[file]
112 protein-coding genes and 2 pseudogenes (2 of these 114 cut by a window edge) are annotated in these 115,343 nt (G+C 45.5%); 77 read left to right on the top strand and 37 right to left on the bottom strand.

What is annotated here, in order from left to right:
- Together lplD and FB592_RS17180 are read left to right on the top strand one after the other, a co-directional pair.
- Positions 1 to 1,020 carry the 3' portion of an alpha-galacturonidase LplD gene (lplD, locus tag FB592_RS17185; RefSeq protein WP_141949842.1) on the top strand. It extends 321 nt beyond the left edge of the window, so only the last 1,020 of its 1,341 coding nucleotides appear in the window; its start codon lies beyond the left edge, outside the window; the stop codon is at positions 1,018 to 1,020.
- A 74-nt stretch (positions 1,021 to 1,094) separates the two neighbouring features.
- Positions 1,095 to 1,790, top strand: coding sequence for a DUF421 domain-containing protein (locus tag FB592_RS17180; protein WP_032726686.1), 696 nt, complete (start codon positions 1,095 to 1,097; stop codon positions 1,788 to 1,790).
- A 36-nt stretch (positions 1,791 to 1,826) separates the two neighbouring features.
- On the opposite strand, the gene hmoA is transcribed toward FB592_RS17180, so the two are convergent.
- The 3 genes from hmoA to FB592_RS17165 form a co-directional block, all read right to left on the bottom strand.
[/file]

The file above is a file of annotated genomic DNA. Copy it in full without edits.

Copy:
112 protein-coding genes and 2 pseudogenes (2 of these 114 cut by a window edge) are annotated in these 115,343 nt (G+C 45.5%); 77 read left to right on the top strand and 37 right to left on the bottom strand.

What is annotated here, in order from left to right:
- Together lplD and FB592_RS17180 are read left to right on the top strand one after the other, a co-directional pair.
- Positions 1 to 1,020 carry the 3' portion of an alpha-galacturonidase LplD gene (lplD, locus tag FB592_RS17185; RefSeq protein WP_141949842.1) on the top strand. It extends 321 nt beyond the left edge of the window, so only the last 1,020 of its 1,341 coding nucleotides appear in the window; its start codon lies beyond the left edge, outside the window; the stop codon is at positions 1,018 to 1,020.
- A 74-nt stretch (positions 1,021 to 1,094) separates the two neighbouring features.
- Positions 1,095 to 1,790, top strand: coding sequence for a DUF421 domain-containing protein (locus tag FB592_RS17180; protein WP_032726686.1), 696 nt, complete (start codon positions 1,095 to 1,097; stop codon positions 1,788 to 1,790).
- A 36-nt stretch (positions 1,791 to 1,826) separates the two neighbouring features.
- On the opposite strand, the gene hmoA is transcribed toward FB592_RS17180, so the two are convergent.
- The 3 genes from hmoA to FB592_RS17165 form a co-directional block, all read right to left on the bottom strand.